If you work in a modern office or use a computer on a daily basis, chances are you use cloud service software that helps you conduct business. Cloud services provide easy access to business tools with only needing a personal computing device and an internet connection. Some examples include Google Docs, Slack, and Trello.
Most of us office dwellers use software as a service (SaaS) in our everyday lives. And if you work in IT or application development, you probably use infrastructure as a service (IaaS) and platform as a service (PaaS), too. The as-a-service model has become ubiquitous.
In this guide, we will explain:
- Major differences between SaaS, PaaS, and IaaS
- Key features of each model
- Main advantages of each model
- When it’s suitable to use each one
What does as-a-service mean?
Cloud computing models operate as a service, meaning the service provider owns and manages the IT assets while you, the customer, pays to use them on a pay-as-you-go or subscription basis. Then, you access the service via the internet.
For example, say you need a software management platform. You could have a team of developers create one, you could purchase one, or you could rent one. Renting a software management platform as a service might be the quickest and most economical choice in this case.
3 key differences between SaaS, PaaS, and IaaS
SaaS, PaaS, and IaaS are different yet interconnected. Depending on your needs, organizations can use them independently or concurrently.
Think of your organization’s technology needs as layers:
- The top layer is the software layer, and it’s made up of your applications and data.
- The middle platform layer consists of your middleware, runtime, and operating system. This middle layer is everything you need to operate your applications in the top layer.
- The foundation is the infrastructure layer, consisting of your servers, networking, virtualization, and storage.
The main differences between SaaS, PaaS, and IaaS come from which layers you choose to manage yourself versus which a service provider operates. For instance, say your company already has an IT infrastructure. In this case, you might only subscribe to SaaS and PaaS solutions.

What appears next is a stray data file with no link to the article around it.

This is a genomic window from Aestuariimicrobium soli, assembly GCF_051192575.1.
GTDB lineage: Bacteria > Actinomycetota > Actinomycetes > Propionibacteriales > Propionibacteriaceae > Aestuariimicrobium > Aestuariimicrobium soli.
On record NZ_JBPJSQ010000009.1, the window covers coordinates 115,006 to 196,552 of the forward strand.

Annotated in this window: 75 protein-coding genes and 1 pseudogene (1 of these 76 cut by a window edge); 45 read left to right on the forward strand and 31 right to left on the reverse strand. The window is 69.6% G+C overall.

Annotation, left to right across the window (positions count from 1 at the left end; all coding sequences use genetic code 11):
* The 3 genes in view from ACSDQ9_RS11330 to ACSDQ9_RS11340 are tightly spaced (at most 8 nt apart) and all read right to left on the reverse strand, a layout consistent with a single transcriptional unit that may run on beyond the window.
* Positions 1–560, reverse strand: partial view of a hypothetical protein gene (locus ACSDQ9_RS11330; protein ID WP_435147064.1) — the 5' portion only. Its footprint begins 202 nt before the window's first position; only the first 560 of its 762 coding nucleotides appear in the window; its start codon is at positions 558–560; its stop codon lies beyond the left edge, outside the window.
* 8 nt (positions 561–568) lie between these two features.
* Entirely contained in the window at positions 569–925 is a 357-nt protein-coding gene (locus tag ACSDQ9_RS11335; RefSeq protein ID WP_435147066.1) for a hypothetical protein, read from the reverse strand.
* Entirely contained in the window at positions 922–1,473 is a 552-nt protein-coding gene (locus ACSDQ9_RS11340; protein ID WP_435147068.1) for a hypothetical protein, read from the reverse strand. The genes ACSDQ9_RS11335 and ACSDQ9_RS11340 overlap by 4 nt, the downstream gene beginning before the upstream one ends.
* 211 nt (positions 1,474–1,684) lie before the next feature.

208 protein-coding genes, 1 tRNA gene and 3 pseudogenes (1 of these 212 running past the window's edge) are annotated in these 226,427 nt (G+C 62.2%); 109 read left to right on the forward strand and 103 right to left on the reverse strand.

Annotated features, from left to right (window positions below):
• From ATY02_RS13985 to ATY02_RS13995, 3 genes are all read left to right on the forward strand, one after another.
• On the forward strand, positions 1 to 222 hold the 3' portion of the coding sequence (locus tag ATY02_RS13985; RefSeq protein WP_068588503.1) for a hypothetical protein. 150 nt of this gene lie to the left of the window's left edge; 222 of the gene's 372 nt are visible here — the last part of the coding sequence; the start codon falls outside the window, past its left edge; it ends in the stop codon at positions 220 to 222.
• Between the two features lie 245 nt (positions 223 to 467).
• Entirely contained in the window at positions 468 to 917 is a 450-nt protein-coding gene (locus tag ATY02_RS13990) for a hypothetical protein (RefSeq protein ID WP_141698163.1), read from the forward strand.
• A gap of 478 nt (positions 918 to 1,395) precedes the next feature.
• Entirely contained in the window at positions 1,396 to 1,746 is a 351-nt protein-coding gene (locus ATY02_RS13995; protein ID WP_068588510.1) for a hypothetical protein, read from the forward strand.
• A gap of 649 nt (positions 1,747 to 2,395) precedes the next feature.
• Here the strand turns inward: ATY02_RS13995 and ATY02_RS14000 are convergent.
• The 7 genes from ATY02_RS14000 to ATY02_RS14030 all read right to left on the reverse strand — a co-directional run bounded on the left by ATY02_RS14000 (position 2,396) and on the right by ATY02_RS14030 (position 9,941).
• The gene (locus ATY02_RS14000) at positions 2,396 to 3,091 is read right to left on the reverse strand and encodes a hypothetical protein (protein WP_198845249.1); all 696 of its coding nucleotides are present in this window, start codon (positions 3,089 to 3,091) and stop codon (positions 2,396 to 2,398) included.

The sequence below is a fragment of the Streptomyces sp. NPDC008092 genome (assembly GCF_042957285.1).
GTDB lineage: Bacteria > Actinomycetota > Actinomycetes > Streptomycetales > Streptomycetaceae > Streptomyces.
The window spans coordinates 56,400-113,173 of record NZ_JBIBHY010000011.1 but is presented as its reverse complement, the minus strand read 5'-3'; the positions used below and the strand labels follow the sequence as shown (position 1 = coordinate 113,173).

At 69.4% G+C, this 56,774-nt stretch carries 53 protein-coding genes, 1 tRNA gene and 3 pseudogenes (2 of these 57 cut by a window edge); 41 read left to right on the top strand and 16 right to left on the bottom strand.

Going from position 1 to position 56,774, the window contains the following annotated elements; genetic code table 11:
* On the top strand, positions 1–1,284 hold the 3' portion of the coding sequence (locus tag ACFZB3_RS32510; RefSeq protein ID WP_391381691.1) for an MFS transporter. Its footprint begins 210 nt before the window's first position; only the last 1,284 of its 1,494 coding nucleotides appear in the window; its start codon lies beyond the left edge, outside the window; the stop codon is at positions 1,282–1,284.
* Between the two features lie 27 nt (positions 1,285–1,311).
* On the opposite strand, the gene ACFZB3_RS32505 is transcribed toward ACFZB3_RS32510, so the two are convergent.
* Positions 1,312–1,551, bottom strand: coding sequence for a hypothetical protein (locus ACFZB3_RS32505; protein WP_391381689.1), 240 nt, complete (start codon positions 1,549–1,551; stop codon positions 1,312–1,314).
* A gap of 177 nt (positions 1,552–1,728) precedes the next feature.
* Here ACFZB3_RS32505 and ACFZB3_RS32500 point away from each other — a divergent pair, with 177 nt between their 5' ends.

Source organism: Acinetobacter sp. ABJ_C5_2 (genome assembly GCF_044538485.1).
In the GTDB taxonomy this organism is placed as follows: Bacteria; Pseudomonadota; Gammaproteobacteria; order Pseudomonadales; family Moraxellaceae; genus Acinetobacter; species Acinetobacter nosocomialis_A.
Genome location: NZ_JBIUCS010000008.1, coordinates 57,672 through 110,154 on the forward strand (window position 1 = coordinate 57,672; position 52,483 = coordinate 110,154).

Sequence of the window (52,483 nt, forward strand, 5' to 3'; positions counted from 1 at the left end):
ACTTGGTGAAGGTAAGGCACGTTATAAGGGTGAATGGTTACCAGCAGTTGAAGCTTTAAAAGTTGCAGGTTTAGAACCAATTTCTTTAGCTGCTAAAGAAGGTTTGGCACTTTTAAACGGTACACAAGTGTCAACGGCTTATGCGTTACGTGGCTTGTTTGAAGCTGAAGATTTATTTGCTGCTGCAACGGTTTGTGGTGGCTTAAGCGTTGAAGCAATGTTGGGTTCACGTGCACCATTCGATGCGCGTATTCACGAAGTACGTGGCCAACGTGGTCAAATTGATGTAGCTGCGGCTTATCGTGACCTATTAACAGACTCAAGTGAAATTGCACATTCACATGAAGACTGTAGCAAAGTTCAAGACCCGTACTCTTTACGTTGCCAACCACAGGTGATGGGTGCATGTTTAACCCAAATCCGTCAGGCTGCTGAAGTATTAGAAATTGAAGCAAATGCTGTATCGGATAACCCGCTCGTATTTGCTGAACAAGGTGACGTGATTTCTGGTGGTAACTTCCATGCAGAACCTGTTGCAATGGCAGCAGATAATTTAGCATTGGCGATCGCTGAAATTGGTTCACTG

All service models offer the benefit of flexing with your workload. Also, you can use one, two, or all three models at once, depending on your specific sets of needs.
With a SaaS solution, you allow a third-party vendor to manage all layers, including applications and data. SaaS is the most widely known model and is sometimes called cloud application services because of this arrangement.
Examples of SaaS solutions
With a PaaS solution, you pay for a cloud service to manage your infrastructure and platform needs—development tools and operating system— but build and manage your own applications. These solutions are popular with DevOps and SaaSOps teams.
Examples of PaaS solutions
- AWS Elastic Beanstalk
- Google App Engine
With an IaaS, a cloud provider manages the IT infrastructure (data center, storage, security, servers, and networking) while you manage the platform and software through a virtual machine (VM). The VM is hosted by shared physical hardware or bare metal servers on dedicated, unshared, and physical hardware.
Examples of IaaS solutions
- Amazon Web Services (AWS)
- Google Compute Engine (Google Cloud)
- IBM Cloud
- Microsoft Azure
You manage your on-premises infrastructure, platform, and software without a cloud provider. In other words, your organization has built and maintains the IT infrastructure and runs platforms and software altogether, giving access to users through a private network.
Note: Although an on-premise system isn’t an as-a-service option, we’ve added it here for perspective and because it can be used in a hybrid cloud scenario.
Overall, SaaS gives end users the least to manage but also the least control. PaaS provides mid-level control and management. In contrast, IaaS provides the client with complete control and the most responsibility.
What are the key features of SaaS?
At this point of the information age, pretty much anyone who uses a computer or smartphone is a SaaS customer. In a SaaS model, the vendor oversees all the hardware and software, so all you need to do is subscribe to use the application.
Some key features of SaaS include:
- Centrally located management hosted on a remote server
- Internet accessibility
- Automatic updates
- Workload scalability
What are the advantages of SaaS?
SaaS is the easiest-to-use option out of SaaS, PaaS, and IaaS. The best advantage is that to begin using it, all you have to do is create an account and pay for the service, using only a web browser or device app.
Further, the monthly or annual subscription model helps organizations avoid hidden fees. This model prevents underutilized software or overpaying for using more than expected. Plus, there’s little to no financial risk because most vendors offer a free trial or allow cancellation at any time.